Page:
By formalizing and securing new digital relationships, the blockchain revolution is posed to create the backbone of a layer of the internet for transactions and interactions of value (often called the ‘Internet of Value’, as opposed to the ‘Internet of Information’ which uses the client-server, accounts and master copy databases we’ve been using for over the past 20 years.)

But, with all the talk of building the digital backbone of a new transactional layer to the internet, sometimes blockchains, private cryptographic keys and cryptocurrencies are simply not the right way to go.

Many groups have created flowcharts to help a person or entity decide between a blockchain or master copy, client-server database. The following factors are a distillation of much of what has been previously done:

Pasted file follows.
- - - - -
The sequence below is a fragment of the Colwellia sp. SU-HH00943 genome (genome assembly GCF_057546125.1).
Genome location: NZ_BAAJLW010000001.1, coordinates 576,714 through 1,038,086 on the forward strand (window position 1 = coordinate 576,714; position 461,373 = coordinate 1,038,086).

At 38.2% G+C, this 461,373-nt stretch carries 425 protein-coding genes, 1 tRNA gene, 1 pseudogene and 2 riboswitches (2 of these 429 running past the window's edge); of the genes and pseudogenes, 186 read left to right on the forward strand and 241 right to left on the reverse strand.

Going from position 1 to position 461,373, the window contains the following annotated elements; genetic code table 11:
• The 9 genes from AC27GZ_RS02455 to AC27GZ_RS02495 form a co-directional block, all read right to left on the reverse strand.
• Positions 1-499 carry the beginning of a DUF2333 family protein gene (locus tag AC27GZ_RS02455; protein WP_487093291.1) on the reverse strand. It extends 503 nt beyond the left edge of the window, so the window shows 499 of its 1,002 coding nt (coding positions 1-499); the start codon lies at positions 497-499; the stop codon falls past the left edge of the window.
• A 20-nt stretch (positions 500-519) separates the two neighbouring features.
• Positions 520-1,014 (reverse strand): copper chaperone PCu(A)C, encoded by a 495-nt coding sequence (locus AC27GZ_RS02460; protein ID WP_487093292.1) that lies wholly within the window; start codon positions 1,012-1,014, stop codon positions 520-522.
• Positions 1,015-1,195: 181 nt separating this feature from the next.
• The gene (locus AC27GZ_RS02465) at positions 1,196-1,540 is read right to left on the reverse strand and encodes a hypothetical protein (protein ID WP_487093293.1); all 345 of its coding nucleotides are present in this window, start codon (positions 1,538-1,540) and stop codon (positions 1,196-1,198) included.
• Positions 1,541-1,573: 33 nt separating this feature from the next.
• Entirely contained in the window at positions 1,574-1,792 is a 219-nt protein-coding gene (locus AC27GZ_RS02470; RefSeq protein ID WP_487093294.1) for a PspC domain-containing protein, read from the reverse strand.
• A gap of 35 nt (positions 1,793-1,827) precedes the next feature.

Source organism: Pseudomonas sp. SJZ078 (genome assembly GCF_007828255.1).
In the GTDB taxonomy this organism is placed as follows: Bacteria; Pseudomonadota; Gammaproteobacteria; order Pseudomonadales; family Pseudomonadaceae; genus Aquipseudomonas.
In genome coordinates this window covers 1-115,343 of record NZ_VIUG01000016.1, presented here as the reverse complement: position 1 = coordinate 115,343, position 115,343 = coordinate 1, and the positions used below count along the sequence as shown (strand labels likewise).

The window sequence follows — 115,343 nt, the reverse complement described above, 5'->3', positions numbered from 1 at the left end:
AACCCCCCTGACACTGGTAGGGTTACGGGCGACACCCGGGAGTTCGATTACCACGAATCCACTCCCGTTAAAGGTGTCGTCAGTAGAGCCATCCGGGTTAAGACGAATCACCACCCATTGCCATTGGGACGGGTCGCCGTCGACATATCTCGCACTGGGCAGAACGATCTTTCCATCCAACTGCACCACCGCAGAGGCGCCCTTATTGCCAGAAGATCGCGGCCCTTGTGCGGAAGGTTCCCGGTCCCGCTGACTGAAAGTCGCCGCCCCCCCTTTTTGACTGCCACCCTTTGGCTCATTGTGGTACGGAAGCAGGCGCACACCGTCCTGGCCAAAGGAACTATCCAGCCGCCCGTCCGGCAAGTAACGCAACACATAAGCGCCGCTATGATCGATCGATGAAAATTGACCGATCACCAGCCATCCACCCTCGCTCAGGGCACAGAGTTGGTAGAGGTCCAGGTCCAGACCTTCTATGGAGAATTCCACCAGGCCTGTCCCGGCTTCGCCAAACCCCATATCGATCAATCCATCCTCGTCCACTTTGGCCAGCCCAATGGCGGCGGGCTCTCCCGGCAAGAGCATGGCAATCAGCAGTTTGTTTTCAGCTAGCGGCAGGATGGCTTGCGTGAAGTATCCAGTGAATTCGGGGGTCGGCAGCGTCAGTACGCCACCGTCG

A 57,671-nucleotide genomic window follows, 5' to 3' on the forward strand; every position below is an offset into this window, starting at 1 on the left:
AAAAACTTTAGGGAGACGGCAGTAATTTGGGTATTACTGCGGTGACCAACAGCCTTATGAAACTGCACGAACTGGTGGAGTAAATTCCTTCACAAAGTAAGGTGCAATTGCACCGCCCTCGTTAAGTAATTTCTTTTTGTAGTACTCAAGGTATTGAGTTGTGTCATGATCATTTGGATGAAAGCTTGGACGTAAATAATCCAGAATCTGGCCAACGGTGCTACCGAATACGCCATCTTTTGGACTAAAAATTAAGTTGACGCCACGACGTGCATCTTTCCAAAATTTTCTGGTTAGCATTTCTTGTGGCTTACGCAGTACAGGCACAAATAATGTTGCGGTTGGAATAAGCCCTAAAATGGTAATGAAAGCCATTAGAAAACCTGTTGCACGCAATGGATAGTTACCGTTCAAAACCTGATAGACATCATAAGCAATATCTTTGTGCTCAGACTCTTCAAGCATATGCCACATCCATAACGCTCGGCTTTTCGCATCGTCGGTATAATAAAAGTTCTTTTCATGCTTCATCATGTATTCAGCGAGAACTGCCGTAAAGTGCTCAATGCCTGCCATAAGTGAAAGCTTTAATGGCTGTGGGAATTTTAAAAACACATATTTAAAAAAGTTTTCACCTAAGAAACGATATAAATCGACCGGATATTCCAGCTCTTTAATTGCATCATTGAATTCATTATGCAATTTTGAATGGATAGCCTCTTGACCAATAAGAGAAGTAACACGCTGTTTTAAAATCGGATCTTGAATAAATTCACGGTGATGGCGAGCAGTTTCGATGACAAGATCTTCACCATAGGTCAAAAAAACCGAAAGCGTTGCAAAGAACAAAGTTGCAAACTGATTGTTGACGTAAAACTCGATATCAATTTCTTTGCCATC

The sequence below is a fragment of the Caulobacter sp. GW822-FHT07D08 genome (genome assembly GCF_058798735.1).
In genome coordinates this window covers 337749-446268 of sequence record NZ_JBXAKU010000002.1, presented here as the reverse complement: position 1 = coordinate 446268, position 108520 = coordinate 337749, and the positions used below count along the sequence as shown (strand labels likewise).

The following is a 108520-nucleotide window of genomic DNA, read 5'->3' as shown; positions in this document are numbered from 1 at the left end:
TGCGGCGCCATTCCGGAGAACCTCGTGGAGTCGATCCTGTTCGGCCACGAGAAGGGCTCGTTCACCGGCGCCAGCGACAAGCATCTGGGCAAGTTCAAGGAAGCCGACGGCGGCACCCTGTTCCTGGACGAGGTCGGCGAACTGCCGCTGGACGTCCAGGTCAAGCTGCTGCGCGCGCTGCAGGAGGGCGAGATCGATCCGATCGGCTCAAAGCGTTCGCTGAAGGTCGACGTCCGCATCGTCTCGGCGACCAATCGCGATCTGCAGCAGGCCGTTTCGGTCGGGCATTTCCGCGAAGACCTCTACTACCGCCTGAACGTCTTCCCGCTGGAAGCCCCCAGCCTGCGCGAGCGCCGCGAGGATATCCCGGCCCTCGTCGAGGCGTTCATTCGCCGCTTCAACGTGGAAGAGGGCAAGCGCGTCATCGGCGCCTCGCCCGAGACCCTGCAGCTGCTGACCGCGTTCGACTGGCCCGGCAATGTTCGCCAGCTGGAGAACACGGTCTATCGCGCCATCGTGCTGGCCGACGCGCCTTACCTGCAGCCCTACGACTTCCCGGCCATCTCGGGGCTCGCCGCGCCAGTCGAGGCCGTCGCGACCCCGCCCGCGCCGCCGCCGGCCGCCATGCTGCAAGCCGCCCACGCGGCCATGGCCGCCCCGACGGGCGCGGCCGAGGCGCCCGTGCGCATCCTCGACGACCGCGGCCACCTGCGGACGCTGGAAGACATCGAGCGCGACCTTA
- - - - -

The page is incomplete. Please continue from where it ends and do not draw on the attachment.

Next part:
Is the data dynamic with an auditable history?

Paper can be hard to counterfeit because of the complexity of physical seals or appearances. Like etching something in stone, paper documents have certain permanence.

But, if the data is in constant flux, if it is transactions occurring regularly and frequently, then paper as a medium may not be able to keep up the system of record. Manual data entry also has human limitations.

So, if the data and its history are important to the digital relationships they are helping to establish, then blockchains offer a flexible capacity by enabling many parties to write new entries into a system of record that is also held by many custodians.

Should or can the data be controlled by a central authority?

There remain many reasons why a third party should be in charge of some authentications and authorizations. There are times when third-party control is totally appropriate and desirable. If privacy of the data is the most important consideration, there are ways to secure data by not even connecting it to a network.